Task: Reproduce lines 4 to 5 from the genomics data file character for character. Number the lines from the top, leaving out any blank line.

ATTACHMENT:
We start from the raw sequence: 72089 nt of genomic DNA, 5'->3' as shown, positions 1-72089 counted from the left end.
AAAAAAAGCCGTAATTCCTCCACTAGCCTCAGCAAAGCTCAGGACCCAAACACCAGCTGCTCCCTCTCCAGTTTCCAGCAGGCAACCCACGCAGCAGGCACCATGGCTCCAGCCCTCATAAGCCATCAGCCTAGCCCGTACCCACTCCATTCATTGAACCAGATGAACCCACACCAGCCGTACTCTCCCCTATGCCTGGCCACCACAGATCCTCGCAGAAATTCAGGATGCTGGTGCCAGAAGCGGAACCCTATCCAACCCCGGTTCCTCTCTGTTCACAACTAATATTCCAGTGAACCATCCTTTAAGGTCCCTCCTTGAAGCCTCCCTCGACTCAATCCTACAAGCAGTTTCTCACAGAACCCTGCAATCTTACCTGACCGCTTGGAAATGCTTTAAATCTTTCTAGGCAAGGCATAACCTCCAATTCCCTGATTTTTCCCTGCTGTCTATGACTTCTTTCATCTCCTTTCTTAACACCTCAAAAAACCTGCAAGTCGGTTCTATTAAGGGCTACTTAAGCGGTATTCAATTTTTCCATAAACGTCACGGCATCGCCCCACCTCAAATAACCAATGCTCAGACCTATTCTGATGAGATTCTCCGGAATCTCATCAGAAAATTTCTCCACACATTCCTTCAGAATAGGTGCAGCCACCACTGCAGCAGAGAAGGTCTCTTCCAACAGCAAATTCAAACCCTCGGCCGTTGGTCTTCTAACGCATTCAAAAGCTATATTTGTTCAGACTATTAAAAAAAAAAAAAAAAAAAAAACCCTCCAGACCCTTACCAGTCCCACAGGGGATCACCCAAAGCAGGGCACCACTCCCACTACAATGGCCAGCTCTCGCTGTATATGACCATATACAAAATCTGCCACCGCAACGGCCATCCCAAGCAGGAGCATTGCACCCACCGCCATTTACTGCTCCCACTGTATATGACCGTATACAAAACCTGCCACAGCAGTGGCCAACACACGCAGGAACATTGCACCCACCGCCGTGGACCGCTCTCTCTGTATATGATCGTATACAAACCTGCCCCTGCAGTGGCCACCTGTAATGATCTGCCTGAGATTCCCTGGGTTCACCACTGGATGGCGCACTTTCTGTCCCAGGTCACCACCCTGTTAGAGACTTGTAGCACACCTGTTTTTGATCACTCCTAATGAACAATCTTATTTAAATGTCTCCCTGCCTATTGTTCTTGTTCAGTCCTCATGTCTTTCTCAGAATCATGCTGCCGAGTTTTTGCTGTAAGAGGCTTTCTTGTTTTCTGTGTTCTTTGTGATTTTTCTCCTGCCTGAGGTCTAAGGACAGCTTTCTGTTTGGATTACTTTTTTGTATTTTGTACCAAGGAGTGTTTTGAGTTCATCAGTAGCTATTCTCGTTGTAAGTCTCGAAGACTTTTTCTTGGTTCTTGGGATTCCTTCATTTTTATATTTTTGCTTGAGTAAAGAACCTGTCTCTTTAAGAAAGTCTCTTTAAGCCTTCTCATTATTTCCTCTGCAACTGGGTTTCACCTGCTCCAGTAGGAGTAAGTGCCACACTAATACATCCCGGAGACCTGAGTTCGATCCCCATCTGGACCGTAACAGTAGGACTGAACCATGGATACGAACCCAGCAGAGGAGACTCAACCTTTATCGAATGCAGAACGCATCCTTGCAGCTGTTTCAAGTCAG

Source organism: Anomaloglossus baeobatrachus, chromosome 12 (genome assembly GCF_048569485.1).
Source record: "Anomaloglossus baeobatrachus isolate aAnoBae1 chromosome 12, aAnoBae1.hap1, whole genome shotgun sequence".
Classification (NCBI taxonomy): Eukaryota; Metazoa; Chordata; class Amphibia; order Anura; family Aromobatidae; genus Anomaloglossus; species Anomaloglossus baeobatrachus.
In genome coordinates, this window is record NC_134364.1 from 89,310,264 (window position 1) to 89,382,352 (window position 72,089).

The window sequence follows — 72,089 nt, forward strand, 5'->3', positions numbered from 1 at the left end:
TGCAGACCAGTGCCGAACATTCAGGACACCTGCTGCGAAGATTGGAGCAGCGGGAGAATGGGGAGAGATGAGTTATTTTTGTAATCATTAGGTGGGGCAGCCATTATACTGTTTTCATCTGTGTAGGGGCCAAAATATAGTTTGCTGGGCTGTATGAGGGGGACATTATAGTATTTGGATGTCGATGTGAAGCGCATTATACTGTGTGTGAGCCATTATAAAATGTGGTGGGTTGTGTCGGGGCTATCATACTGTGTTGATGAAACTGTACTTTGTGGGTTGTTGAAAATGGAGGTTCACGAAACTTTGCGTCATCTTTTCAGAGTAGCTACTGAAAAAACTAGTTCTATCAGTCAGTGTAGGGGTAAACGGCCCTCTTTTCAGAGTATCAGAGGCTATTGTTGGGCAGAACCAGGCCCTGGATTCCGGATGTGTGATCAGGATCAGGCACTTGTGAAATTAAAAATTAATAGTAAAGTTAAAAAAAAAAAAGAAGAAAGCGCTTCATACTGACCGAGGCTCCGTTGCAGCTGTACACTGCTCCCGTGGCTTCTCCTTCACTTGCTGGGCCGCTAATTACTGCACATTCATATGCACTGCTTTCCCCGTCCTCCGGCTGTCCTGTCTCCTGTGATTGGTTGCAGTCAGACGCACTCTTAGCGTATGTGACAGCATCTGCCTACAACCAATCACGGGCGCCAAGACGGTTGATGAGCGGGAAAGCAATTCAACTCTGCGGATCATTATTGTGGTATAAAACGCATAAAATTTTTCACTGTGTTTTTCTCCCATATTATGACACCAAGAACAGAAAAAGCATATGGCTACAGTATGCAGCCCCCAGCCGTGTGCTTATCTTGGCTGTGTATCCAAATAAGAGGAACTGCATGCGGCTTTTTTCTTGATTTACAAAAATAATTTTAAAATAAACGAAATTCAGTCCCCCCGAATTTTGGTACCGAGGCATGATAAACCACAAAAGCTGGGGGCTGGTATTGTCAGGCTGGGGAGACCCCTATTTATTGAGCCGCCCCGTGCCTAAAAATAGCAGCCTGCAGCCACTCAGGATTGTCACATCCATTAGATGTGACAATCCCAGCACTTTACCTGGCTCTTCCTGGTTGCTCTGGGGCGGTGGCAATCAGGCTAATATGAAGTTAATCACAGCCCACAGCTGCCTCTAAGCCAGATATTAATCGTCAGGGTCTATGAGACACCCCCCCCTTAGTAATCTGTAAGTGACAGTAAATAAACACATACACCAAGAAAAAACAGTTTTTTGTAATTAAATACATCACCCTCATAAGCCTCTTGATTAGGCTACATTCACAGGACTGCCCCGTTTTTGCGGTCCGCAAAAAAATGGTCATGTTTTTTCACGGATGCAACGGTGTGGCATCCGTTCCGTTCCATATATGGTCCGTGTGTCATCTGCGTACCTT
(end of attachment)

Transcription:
Source record: "Anomaloglossus baeobatrachus isolate aAnoBae1 chromosome 12, aAnoBae1.hap1, whole genome shotgun sequence".
Classification (NCBI taxonomy): Eukaryota; Metazoa; Chordata; class Amphibia; order Anura; family Aromobatidae; genus Anomaloglossus; species Anomaloglossus baeobatrachus.